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Why We Love Ipe and You Will Too

April 18, 2016

Why We Love Ipe and You Will Too

Outdoor spaces are pretty popular these days; you’ll want to make sure yours isn’t just usable, but enjoyable. If you’re considering updating your deck or railing system, we have a suggestion for what wood to use. It’s called Ipe (pronounced e-pay), also known as Ironwood or Brazilian Walnut, and it comes from responsibly harvested forests in South America and parts of Central America. What’s so special about Ipe? A few things.

Ipe is some sweet-lookin‘ eye candy

The long planks, tight grain, and lack of knots create refined, clean lines. It’s reddish walnut color is rich, warm, and sophisticated. Or, if you prefer something more subtle, skip the UV-protection finish, allowing the color to fade naturally to soft silver with a lovely patina. Ipe’s beauty isn’t just grain-deep, though. Aesthetics and practicality are sometimes at odds with each other, but not in the case of this ridiculously durable hardwood. Which brings us to our next point:

In addition to beauty, Ipe’s got more than enough brawn

In fact, it’s one of the hardest wood species in the world. Hardwoods are tested to make sure they are appropriate for flooring using the Janka hardness test. This test involves pressing a steel ball into the wood with increasing force until it makes a significant indentation. For the sake of comparison, let’s toss around some stats. Western Red Cedar, one of the woods typically used for decking, is indented at 580 pounds. Pressure-treated lumber, another popular choice, is indented at 690 pounds. Ipe, however, takes 3,600 pounds to be indented. It also has triple the bend strength of Western Red Cedar, and is more resistant to shrinking, splintering(!), twisting, cupping, and checking than traditional decking materials. Additionally, Ipe is remarkably resistant to rot and insects, and has been given a Class-A fire resistance rating, which is usually awarded to materials like concrete and steel.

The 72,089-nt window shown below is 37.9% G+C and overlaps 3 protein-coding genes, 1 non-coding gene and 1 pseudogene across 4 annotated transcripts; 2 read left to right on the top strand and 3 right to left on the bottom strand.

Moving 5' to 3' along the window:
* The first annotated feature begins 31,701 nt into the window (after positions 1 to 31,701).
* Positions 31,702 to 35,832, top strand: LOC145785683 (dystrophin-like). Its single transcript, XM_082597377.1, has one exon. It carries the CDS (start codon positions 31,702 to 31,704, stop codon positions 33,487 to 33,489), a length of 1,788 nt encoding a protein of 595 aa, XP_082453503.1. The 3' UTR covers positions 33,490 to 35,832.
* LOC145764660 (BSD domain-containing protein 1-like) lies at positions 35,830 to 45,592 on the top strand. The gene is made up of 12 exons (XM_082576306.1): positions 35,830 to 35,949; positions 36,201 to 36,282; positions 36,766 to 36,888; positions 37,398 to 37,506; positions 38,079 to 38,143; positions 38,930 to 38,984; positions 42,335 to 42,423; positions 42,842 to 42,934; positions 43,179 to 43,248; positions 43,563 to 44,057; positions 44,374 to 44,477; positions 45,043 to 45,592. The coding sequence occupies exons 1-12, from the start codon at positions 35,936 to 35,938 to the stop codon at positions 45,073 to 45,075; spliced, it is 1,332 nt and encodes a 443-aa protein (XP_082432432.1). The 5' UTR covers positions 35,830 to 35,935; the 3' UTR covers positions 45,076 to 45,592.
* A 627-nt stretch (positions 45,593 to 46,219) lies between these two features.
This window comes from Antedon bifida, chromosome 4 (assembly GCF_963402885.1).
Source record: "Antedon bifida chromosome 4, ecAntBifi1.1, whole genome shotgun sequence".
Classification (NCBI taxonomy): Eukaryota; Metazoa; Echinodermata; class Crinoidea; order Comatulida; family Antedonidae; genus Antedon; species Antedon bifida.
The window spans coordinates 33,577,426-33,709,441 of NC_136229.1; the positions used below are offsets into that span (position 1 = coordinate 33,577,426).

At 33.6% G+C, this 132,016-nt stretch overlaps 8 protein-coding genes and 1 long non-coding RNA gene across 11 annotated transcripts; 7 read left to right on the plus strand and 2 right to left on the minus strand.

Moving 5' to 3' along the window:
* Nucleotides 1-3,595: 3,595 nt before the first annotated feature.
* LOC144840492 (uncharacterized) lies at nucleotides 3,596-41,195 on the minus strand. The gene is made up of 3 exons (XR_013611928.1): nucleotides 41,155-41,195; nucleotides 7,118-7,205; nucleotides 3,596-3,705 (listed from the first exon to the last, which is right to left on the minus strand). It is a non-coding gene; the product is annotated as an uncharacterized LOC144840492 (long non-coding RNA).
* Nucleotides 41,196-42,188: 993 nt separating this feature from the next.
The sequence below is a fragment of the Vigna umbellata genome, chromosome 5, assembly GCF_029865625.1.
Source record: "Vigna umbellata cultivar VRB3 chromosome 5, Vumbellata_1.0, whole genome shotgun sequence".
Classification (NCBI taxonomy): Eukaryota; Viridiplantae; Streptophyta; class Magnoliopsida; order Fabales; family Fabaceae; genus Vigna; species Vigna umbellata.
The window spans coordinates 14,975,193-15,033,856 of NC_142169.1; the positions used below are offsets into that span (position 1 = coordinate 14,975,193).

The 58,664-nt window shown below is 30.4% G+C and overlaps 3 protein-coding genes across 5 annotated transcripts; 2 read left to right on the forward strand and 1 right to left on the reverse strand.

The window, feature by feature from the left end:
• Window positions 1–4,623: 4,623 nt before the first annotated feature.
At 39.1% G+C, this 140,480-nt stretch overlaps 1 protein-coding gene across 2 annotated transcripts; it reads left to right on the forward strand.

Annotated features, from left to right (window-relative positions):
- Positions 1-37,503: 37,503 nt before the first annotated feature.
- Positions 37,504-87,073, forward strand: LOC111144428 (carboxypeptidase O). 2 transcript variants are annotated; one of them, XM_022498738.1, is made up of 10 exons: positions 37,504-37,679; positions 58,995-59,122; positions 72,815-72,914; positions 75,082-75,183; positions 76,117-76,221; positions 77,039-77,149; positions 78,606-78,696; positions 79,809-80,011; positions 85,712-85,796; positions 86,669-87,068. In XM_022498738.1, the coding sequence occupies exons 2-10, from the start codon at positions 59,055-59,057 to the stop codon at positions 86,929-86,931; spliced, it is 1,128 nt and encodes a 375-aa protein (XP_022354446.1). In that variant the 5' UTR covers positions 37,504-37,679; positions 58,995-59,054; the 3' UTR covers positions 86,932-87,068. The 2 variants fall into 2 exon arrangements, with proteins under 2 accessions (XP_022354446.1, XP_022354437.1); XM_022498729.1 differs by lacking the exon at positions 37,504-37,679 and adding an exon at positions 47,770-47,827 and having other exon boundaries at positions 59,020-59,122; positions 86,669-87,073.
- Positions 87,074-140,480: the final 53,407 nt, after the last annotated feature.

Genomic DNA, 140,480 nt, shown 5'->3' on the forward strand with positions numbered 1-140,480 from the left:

There’s only one problem with a wood this strong: installation. Ipe’s so hard and dense that the average saw or drill ain’t gonna cut it… literally. Carbide tipped saw blades and stainless steel screws are a must, and posts need to be pre-drilled by your supplier for fastening and cable assemblies.

Once you have your beautiful deck installed, though, you can look forward to decades of luxurious outdoor entertainment. A deck and railing system made with Ipe can be expected to last at least 25 years, with some proponents claiming it can last up to 75 years! Only minimal maintenance is required, which may include sweeping as necessary and periodic oil treatments.

Company: Stainless Cable & Railing Inc.

Source: http://site.stainlesscablerailing.com/blog/why-we-love-ipe-and-you-will-too



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